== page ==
Good health begins with food

Craig Sams invites us to reflect on the achievements of Dr Scott Williamson and Dr Innes Pearce, who set up the Pioneer Health Centre in an effort to steer both individuals, and society as a whole, towards better health.

Back in the 1930s Dr Scott Williamson and his wife Dr Innes Pearce decided to do something about the dire health of the British public. They found a location in Peckham, which was one of the poorest districts of London, where they could put into practice their ideas about how a healthy society could be founded on healthy individuals. They believed that individuals who were empowered could take control of their diet and their environment and help build a better world.

They set up the Pioneer Health Centre and soon built a modern building with a swim- ming pool and facilities for education. It was immensely successful. Local people had to pay a shilling a week (5p) to be members, and it was worth every penny. People who attended the centre experienced a multiplicity of benefits including: robust good health; kids doing better at school; more stable marriages; empowered women; gainfully employed men; and less alcohol consumption.

Beating the five evils

The Pioneer Health Centre was well known and admired. In 1943 William Beveridge issued a Government report that mapped out the post-war plans to create a welfare state and a National Health Service. The health of the nation had never been better than during the war, when bakers could only make brown bread, and homegrown vegetables were widely eaten. Beveridge predicted in his budgets for the NHS that the cost through the 1950s would steadily decline as there would be hundreds of health centres based on the example of the Pioneer Health Centre. These would impact on what he called the ‘five evils’: squalor; ignorance; want; idleness; and disease. These evils would be beaten with: better sanitation and indoor plumb- ing; better education; a fair social system; jobs for all; and a positive attitude to health.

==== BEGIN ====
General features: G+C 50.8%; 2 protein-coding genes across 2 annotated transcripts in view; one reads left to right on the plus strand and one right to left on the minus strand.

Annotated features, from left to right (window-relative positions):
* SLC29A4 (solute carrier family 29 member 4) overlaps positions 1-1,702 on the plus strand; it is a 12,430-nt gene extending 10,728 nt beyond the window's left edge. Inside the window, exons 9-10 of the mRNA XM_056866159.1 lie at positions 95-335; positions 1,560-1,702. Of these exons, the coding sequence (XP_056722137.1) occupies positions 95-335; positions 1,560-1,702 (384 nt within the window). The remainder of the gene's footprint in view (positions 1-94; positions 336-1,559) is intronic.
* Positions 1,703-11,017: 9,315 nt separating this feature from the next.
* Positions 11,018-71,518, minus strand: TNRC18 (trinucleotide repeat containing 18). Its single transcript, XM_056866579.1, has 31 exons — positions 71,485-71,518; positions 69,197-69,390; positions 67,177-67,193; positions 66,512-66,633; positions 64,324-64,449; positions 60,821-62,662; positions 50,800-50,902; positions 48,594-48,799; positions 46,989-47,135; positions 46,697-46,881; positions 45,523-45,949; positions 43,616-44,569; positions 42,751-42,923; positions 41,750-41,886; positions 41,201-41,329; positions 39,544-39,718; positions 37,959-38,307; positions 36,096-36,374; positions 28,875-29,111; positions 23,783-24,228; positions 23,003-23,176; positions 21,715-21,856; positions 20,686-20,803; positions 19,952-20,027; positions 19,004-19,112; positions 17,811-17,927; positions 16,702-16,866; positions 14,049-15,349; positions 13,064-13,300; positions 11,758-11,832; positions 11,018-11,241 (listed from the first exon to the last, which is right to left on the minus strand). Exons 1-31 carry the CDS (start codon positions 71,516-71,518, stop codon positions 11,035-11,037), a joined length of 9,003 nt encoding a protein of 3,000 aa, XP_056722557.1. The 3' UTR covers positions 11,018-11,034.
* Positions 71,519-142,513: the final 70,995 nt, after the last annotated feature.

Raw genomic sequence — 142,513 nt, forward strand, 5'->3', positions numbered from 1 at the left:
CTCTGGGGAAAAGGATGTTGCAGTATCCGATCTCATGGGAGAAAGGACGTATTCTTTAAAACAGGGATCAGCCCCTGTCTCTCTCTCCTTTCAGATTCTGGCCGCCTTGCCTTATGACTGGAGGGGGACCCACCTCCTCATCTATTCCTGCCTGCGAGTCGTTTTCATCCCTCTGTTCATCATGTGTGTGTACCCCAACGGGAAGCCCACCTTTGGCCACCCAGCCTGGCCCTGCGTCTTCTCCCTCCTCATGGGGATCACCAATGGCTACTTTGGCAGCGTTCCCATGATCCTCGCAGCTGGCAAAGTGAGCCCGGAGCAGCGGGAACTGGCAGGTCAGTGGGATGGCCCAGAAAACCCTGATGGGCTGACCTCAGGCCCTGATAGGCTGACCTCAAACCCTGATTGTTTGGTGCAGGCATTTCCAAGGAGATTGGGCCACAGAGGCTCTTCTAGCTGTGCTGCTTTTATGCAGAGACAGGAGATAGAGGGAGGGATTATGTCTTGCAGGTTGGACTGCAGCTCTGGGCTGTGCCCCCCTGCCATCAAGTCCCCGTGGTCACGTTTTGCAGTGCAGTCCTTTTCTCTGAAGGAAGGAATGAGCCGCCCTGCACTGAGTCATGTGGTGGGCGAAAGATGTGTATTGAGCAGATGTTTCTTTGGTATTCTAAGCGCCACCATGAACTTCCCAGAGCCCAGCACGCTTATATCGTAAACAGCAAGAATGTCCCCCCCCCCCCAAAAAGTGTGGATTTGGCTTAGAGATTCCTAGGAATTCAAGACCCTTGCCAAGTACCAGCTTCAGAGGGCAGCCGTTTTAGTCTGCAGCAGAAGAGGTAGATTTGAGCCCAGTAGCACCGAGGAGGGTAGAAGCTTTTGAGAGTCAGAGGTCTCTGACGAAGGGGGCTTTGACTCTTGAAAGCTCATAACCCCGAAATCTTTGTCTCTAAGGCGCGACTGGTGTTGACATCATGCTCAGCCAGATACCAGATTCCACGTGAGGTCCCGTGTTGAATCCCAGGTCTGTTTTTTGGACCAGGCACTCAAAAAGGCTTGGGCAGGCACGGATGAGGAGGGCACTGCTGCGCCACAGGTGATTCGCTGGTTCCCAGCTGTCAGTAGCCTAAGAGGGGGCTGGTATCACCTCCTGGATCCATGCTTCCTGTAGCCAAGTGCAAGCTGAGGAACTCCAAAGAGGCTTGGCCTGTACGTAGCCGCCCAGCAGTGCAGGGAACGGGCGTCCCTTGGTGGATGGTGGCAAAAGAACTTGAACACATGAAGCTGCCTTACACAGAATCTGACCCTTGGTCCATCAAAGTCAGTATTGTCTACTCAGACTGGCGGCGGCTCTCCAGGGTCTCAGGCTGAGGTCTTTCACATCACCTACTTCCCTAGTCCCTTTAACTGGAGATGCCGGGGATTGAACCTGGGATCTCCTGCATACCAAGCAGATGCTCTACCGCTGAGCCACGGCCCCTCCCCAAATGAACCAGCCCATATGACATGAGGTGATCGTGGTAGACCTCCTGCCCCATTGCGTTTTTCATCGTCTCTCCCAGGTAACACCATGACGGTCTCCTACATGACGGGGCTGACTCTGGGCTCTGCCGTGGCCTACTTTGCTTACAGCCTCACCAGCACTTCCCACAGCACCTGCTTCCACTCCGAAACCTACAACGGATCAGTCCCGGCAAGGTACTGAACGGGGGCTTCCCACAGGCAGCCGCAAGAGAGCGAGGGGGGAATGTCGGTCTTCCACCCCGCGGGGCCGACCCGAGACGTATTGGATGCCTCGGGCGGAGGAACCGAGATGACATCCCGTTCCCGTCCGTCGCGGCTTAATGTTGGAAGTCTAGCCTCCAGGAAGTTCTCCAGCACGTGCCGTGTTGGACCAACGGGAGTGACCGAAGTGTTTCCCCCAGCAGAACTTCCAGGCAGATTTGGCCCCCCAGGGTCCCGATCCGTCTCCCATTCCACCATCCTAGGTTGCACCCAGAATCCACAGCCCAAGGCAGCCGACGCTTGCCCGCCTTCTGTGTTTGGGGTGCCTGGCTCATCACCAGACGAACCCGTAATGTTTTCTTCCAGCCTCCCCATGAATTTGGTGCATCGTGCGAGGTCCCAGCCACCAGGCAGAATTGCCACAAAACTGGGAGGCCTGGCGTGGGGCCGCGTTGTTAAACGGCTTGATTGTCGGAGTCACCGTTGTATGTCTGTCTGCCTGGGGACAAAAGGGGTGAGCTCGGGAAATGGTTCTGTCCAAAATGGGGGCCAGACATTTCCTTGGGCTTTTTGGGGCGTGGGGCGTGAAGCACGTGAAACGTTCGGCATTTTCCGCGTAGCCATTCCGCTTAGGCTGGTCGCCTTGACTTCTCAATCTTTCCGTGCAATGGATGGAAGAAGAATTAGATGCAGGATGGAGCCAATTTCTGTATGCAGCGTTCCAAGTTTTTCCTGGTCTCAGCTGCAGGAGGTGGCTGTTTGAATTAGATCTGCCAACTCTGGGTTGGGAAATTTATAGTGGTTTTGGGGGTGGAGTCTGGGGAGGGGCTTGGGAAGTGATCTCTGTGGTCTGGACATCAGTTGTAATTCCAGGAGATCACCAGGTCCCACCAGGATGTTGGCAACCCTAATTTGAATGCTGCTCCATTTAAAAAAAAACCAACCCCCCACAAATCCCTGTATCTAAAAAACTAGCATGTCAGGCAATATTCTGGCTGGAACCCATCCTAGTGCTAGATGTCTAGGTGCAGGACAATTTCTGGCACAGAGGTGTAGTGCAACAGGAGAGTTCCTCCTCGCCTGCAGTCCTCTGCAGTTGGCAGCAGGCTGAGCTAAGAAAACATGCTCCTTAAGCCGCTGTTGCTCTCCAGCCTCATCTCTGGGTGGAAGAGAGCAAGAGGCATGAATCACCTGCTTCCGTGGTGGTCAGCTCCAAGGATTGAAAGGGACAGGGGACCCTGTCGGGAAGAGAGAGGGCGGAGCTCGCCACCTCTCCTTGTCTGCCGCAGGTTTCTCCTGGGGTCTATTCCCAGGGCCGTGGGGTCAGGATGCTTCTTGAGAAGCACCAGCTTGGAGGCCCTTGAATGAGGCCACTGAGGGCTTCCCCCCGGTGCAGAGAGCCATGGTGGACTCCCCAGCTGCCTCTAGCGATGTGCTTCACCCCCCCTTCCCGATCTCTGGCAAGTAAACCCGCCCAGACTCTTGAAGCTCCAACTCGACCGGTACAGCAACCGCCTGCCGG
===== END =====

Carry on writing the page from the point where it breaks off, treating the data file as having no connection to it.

Let us always remember Scott Williamson and Innes Pearce who proved, almost a century ago, that good health begins with food, and that you can be your own best doctor

There was huge resistance from the medical establishment to the idea of ‘health centres’ where people organized things themselves. At the Pioneer, members organized their own sporting, cultural and social activities, and engaged in physical exercise, health workshops and periodic medical examinations. This bot- tom-up approach was anathema to the British Medical Association. To get doctors’ support for the NHS, the Government had to go top-down and set up a state-run Ministry of Health. The National Health Service concept was upended to become a ‘National Disease Service’, with doctors, pharmaceuticals and surgery in charge. Beveridge was furious, but powerless.

A mirror of society

Scott Williamson was a bit too radical for his time. He wrote that Peckham was an ideal mirror of British society, with all classes of people as well as ‘the scum at the top and the dregs at the bottom’. His secretary was Mary Langman, who went on to work with Eve Balfour. His wife, Dr Innes Pearce, co-founded the Soil Association with Eve to fight for a similar whole- some bottom-up approach to food production. But the Government owed a huge debt to ICI, who had made the nitroglycerin explosives that helped win WW2. ICI had factories that could easily be switched to nitrate fertilizer production. The Ministry of Agriculture began to subsidize chemical fertilizer and threatened to nationalize any farms that stuck to the old ways. So the war for human health and soil health was won by vested interests who profited most when people were sickly and soils were degraded. The Pioneer Health Centre closed down in 1950 due to a lack of funding, despite its success. The first Wimpy Bar opened in 1954.

The Soil Association continued to fight on behalf of our soils and human health. On 4 October 2002 it held a conference entitled Education Education Education. I gave the keynote speech and used the Peckham project as an example. The Soil Association set up Food For Life and concentrated on raising the quality of school dinners. It’s been an incredibly successful programme and has no problem attracting funding, though not from Government sources. Now, organic freshly prepared wholesome food is not just widely available in schools, but also in hospitals and retirement homes. Better food is now everywhere.

Let us always remember Scott Williamson and Innes Pearce who proved, almost a century ago, that good health begins with food, and that you can be your own best doctor.